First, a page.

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Small business will benefit from IRD budget boost

Small business will benefit from IRD’s budget boost

“Budget 2002 provides $17 million over four years to fund further work by the Inland Revenue Department into simplifying the tax obligations of small and medium sized enterprises,” Revenue Minister Michael Cullen said.

“For many small businesses, the compliance costs of tax are the biggest bugbear because they do not earn enough to incur big tax bills but have to plough through a lot of paperwork to establish that. And tax design tends to focus on the dynamics of the large corporate, often at the expense of the smaller enterprise.

“Yet small businesses dominate our economy, are an obvious source of economic innovation and offer us the best prospect for raising our sustainable growth rate,” Dr Cullen said.

The IRD received a total increase over the four-year period of $146 million. Of the $129 million balance; $4.2 million would go into new debt and hardship rules, $98.8 million into maintaining the tax base and $26 million into audit activities.

“The increased enforcement budget is expected to generate a net fiscal gain for the Crown of $79 million a year, $317 million over four years. This is money the government can invest in social services and infrastructure for the benefit of all New Zealanders.”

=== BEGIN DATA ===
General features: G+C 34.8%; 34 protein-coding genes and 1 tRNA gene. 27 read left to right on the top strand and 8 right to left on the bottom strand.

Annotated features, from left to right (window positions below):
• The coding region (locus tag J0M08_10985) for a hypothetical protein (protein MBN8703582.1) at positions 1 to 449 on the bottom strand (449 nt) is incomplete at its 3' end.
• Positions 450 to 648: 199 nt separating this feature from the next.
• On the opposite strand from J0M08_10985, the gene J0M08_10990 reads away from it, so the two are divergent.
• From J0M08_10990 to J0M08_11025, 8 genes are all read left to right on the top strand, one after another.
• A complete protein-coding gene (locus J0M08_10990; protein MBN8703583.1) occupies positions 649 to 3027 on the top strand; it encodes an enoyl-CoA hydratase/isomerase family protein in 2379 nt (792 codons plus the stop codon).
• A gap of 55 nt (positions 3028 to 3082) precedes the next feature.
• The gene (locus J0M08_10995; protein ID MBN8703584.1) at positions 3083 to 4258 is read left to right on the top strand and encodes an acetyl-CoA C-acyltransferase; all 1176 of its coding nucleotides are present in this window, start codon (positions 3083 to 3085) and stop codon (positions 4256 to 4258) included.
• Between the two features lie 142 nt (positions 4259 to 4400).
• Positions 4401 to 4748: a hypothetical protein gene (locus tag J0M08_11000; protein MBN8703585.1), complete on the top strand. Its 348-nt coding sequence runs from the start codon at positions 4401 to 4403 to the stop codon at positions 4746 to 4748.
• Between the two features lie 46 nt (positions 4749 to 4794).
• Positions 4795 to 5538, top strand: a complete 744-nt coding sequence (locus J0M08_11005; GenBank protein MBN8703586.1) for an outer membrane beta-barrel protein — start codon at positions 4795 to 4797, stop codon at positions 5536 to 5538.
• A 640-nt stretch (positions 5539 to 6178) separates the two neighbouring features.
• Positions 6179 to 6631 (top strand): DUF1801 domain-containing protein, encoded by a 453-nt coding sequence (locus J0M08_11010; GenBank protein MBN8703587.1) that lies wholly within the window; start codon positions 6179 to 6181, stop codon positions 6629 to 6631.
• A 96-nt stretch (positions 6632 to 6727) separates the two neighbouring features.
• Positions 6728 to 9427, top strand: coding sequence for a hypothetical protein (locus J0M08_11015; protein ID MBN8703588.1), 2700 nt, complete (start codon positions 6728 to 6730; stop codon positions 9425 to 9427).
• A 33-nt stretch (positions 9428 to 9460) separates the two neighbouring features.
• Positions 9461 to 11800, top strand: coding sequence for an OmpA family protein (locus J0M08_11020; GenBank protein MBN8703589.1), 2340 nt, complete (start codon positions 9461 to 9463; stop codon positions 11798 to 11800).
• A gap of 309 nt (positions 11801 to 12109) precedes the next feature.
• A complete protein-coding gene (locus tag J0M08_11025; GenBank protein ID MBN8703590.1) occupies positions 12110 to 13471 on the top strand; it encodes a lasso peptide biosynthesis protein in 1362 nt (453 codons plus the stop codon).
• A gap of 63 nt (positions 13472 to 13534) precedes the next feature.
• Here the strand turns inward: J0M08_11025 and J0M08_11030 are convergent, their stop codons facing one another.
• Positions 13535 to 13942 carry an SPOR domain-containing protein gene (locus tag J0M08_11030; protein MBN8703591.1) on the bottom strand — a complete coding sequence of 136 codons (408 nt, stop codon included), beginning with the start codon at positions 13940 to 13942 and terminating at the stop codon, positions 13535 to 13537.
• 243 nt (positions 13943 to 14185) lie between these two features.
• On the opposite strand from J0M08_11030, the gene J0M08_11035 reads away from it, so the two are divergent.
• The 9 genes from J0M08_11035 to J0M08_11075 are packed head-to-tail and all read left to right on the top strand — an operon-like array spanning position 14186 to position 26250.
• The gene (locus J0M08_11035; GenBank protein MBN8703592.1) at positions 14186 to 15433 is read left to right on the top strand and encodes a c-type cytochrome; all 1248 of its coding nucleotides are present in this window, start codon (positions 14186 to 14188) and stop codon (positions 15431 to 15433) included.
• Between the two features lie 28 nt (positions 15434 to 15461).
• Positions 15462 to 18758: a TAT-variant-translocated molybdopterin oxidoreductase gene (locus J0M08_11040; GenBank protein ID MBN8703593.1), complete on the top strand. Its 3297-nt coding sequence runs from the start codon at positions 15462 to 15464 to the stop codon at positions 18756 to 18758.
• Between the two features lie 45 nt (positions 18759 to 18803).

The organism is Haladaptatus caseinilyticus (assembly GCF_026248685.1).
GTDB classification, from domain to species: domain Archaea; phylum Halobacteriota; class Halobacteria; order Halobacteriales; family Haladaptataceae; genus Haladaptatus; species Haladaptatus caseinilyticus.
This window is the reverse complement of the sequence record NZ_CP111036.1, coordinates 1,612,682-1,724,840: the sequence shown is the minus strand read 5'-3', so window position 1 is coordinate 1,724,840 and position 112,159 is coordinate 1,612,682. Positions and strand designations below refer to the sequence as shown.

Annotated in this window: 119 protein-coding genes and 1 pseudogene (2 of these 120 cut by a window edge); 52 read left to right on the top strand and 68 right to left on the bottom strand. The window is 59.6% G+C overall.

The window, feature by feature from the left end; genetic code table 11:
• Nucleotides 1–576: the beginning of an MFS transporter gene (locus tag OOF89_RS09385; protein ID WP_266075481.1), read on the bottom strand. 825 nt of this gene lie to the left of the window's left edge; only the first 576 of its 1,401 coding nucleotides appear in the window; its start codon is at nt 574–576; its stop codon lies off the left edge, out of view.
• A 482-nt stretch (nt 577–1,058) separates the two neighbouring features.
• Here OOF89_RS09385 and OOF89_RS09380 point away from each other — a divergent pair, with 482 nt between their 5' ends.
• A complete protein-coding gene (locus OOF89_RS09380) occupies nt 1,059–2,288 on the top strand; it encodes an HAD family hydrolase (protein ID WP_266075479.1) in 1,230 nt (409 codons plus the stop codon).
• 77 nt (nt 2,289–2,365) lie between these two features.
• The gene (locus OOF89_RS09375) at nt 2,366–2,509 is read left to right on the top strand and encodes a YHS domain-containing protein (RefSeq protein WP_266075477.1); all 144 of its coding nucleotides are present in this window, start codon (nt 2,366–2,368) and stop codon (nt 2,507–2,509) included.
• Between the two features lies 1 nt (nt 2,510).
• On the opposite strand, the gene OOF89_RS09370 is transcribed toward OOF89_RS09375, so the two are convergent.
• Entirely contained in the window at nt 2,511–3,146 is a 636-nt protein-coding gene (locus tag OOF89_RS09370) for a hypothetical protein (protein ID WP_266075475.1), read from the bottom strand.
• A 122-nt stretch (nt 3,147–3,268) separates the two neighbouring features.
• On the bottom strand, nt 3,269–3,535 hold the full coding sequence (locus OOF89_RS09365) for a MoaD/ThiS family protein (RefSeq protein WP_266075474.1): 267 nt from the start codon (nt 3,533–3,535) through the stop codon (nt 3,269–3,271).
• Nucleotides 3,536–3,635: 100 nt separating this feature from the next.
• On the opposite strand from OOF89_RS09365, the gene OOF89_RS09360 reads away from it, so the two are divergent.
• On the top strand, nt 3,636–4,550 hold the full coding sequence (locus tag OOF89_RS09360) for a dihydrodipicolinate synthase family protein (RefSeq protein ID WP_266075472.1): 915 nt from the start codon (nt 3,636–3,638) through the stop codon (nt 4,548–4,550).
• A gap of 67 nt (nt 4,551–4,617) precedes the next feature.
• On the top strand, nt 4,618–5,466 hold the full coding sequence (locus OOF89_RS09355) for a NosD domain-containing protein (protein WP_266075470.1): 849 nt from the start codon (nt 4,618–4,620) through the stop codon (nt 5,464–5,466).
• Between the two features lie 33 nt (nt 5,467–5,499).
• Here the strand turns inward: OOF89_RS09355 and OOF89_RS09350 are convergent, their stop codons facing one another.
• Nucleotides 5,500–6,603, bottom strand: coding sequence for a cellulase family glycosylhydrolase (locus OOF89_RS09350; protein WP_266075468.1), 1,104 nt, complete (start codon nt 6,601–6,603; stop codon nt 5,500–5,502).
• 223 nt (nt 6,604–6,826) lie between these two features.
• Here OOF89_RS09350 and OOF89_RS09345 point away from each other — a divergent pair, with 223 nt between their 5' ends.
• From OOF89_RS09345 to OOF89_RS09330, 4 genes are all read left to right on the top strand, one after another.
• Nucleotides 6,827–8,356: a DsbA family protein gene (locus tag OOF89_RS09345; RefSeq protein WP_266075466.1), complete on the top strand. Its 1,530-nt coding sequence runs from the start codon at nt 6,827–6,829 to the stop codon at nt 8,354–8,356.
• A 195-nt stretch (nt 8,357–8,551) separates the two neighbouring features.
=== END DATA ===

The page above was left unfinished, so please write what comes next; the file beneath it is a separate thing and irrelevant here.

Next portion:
The government had been considering a number of recommendations from the McLeod Tax Review on the international tax regime. Those still to be consulted on were the introduction of a time-limited tax exemption for new migrants, not on their New Zealand income, but on income sourced from overseas and the application of the risk free rate of return method to offshore equity investment in a private rather than a business context.

Consultation on both proposals would be in accordance with the normal Generic Tax Policy Process, Dr Cullen said.

“I have ruled out the $1 million tax cap proposal as inequitable. I have also been advised by my officials that the proposed 18 per cent tax rate for new foreign direct investment is unworkable.

“They believe it would be impossible over the longer-term to maintain the boundary between new and existing investment, with a potential cost to the revenue of $500 million a year, and that it would not produce benefits of anything like this order to New Zealanders.

“However, before rejecting the idea, I will release their analysis for comment from interested parties,” Dr Cullen said.

Ends

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